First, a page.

Automated detection and monitoring of methane super-emitters using satellite data

Berend J. Schuit*, Joannes D. Maasakkers, Pieter Bijl, Gourav Mahapatra, Anne Wil Van Den Berg, Sudhanshu Pandey, Alba Lorente, Tobias Borsdorff, Sander Houweling, Daniel J. Varon, Jason McKeever, Dylan Jervis, Marianne Girard, Itziar Irakulis-Loitxate, Javier Gorroño, Luis Guanter, Daniel H. Cusworth, Ilse Aben

*Corresponding author for this work

Research output: Contribution to journalArticleAcademicpeer-review

10 Citations (Scopus)


A reduction in anthropogenic methane emissions is vital to limit near-term global warming. A small number of so-called super-emitters is responsible for a disproportionally large fraction of total methane emissions. Since late 2017, the TROPOspheric Monitoring Instrument (TROPOMI) has been in orbit, providing daily global coverage of methane mixing ratios at a resolution of up to 7×5.5 km2, enabling the detection of these super-emitters. However, TROPOMI produces millions of observations each day, which together with the complexity of the methane data, makes manual inspection infeasible. We have therefore designed a two-step machine learning approach using a convolutional neural network to detect plume-like structures in the methane data and subsequently apply a support vector classifier to distinguish the emission plumes from retrieval artifacts. The models are trained on pre-2021 data and subsequently applied to all 2021 observations. We detect 2974 plumes in 2021, with a mean estimated source rate of 44 t h-1 and 5-95th percentile range of 8-122 t h-1. These emissions originate from 94 persistent emission clusters and hundreds of transient sources. Based on bottom-up emission inventories, we find that most detected plumes are related to urban areas and/or landfills (35 %), followed by plumes from gas infrastructure (24 %), oil infrastructure (21 %), and coal mines (20 %). For 12 (clusters of) TROPOMI detections, we tip and cue the targeted observations and analysis of high-resolution satellite instruments to identify the exact sources responsible for these plumes. Using high-resolution observations from GHGSat, PRISMA, and Sentinel-2, we detect and analyze both persistent and transient facility-level emissions underlying the TROPOMI detections. We find emissions from landfills and fossil fuel exploitation facilities, and for the latter, we find up to 10 facilities contributing to one TROPOMI detection. Our automated TROPOMI-based monitoring system in combination with high-resolution satellite data allows for the detection, precise identification, and monitoring of these methane super-emitters, which is essential for mitigating their emissions.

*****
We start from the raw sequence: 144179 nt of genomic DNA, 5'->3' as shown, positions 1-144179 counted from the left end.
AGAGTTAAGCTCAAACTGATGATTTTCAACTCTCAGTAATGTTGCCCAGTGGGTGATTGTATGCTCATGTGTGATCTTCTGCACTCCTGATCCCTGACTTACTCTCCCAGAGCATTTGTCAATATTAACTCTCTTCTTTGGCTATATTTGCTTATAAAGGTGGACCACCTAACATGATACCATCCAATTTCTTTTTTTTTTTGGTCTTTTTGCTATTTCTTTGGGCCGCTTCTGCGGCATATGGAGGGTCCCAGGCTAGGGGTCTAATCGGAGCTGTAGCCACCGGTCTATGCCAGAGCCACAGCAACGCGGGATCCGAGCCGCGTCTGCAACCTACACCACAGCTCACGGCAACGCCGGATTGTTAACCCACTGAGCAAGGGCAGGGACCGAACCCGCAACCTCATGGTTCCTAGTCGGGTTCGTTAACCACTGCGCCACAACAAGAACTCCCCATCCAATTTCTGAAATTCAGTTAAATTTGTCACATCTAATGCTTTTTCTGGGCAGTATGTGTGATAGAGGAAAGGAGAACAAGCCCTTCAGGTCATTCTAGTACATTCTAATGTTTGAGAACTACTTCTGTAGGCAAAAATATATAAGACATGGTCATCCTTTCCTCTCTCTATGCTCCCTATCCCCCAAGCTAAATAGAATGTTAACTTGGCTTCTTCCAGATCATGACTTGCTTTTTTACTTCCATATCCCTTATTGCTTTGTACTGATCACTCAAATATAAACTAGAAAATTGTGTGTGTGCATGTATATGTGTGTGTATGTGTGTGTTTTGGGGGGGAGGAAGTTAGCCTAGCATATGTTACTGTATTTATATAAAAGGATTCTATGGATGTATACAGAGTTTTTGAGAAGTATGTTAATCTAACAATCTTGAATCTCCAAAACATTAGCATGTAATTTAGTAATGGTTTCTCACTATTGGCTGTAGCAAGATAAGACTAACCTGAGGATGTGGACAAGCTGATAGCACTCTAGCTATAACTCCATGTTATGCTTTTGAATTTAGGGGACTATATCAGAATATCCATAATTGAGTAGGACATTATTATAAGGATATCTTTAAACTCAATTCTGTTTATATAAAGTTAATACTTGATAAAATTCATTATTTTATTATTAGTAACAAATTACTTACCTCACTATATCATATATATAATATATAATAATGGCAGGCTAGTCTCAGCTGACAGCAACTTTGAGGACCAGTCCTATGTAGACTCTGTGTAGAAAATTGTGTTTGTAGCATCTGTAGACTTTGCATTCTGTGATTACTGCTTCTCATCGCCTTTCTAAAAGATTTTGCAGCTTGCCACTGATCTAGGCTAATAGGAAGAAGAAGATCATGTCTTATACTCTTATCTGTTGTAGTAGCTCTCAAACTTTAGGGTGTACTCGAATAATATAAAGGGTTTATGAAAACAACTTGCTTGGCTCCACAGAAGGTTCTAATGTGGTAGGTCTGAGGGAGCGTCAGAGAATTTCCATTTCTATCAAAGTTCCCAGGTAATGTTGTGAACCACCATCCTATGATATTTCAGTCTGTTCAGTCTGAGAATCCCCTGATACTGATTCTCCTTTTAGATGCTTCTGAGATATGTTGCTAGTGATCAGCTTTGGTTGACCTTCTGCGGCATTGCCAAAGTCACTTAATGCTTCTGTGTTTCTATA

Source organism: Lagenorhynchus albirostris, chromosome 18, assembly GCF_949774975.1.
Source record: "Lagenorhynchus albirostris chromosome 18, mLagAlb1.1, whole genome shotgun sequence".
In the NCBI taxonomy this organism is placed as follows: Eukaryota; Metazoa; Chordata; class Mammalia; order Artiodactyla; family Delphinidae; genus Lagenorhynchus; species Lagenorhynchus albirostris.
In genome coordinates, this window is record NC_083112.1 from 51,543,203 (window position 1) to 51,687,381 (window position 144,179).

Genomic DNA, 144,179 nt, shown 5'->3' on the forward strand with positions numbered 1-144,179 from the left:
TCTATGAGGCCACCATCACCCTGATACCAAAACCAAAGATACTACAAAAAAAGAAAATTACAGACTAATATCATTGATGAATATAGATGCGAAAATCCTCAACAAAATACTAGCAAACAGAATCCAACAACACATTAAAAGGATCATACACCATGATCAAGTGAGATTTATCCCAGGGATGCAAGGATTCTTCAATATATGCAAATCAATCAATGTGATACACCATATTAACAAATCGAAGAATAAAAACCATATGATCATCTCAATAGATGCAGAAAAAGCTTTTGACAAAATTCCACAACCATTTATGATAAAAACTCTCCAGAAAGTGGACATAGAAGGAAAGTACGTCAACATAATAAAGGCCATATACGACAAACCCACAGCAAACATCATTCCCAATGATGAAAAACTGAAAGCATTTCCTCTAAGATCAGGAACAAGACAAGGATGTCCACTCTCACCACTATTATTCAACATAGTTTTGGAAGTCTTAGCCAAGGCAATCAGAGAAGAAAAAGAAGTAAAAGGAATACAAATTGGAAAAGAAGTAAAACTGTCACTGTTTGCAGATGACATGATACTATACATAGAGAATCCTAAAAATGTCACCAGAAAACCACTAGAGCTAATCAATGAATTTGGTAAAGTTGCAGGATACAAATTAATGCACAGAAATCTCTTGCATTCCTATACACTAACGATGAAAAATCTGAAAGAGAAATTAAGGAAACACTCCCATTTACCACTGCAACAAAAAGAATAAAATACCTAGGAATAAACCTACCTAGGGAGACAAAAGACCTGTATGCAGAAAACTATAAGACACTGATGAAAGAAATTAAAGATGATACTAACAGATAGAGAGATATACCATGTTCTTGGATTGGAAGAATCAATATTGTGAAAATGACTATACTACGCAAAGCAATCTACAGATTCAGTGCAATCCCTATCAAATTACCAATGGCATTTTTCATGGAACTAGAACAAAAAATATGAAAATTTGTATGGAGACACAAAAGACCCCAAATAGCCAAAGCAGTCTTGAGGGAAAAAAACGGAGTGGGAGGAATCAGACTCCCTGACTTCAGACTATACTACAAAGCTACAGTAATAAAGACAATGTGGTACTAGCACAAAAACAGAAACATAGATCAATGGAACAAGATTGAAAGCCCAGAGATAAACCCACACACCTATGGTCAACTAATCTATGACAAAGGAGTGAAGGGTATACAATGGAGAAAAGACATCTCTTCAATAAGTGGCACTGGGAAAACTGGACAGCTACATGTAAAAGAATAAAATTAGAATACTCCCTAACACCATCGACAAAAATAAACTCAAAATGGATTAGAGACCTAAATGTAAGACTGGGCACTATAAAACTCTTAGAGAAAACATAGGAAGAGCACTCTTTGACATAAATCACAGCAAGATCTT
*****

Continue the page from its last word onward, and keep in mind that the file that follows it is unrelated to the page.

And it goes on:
Original languageEnglish
Pages (from-to)9071-9098
Number of pages28
JournalAtmospheric Chemistry and Physics
Issue number16
Early online date19 Sept 2023
Publication statusPublished - 19 Sept 2023


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